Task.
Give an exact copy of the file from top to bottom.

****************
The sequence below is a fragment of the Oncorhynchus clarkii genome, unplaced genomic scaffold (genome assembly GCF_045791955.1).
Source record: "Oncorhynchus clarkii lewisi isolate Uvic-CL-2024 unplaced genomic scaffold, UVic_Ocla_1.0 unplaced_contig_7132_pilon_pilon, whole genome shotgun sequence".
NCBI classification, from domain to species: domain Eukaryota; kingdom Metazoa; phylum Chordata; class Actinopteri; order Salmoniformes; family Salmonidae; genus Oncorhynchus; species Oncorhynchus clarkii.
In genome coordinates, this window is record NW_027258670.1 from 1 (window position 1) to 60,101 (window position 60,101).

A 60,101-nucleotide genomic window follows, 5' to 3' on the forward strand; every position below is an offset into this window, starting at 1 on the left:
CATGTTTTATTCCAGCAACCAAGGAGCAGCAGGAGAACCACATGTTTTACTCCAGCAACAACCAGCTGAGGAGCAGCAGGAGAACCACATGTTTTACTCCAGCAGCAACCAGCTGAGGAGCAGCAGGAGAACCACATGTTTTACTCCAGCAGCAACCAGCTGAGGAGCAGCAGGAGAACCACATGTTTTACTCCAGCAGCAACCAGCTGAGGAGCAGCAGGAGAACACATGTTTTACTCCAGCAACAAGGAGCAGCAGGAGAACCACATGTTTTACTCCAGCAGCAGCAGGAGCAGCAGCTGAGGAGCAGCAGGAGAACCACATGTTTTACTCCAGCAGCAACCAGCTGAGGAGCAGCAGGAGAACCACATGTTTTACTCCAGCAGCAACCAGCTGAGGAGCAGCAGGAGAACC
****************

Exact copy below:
The sequence below is a fragment of the Oncorhynchus clarkii genome, unplaced genomic scaffold (genome assembly GCF_045791955.1).
Source record: "Oncorhynchus clarkii lewisi isolate Uvic-CL-2024 unplaced genomic scaffold, UVic_Ocla_1.0 unplaced_contig_7132_pilon_pilon, whole genome shotgun sequence".
NCBI classification, from domain to species: domain Eukaryota; kingdom Metazoa; phylum Chordata; class Actinopteri; order Salmoniformes; family Salmonidae; genus Oncorhynchus; species Oncorhynchus clarkii.
In genome coordinates, this window is record NW_027258670.1 from 1 (window position 1) to 60,101 (window position 60,101).

A 60,101-nucleotide genomic window follows, 5' to 3' on the forward strand; every position below is an offset into this window, starting at 1 on the left:
CATGTTTTATTCCAGCAACCAAGGAGCAGCAGGAGAACCACATGTTTTACTCCAGCAACAACCAGCTGAGGAGCAGCAGGAGAACCACATGTTTTACTCCAGCAGCAACCAGCTGAGGAGCAGCAGGAGAACCACATGTTTTACTCCAGCAGCAACCAGCTGAGGAGCAGCAGGAGAACCACATGTTTTACTCCAGCAGCAACCAGCTGAGGAGCAGCAGGAGAACACATGTTTTACTCCAGCAACAAGGAGCAGCAGGAGAACCACATGTTTTACTCCAGCAGCAGCAGGAGCAGCAGCTGAGGAGCAGCAGGAGAACCACATGTTTTACTCCAGCAGCAACCAGCTGAGGAGCAGCAGGAGAACCACATGTTTTACTCCAGCAGCAACCAGCTGAGGAGCAGCAGGAGAACC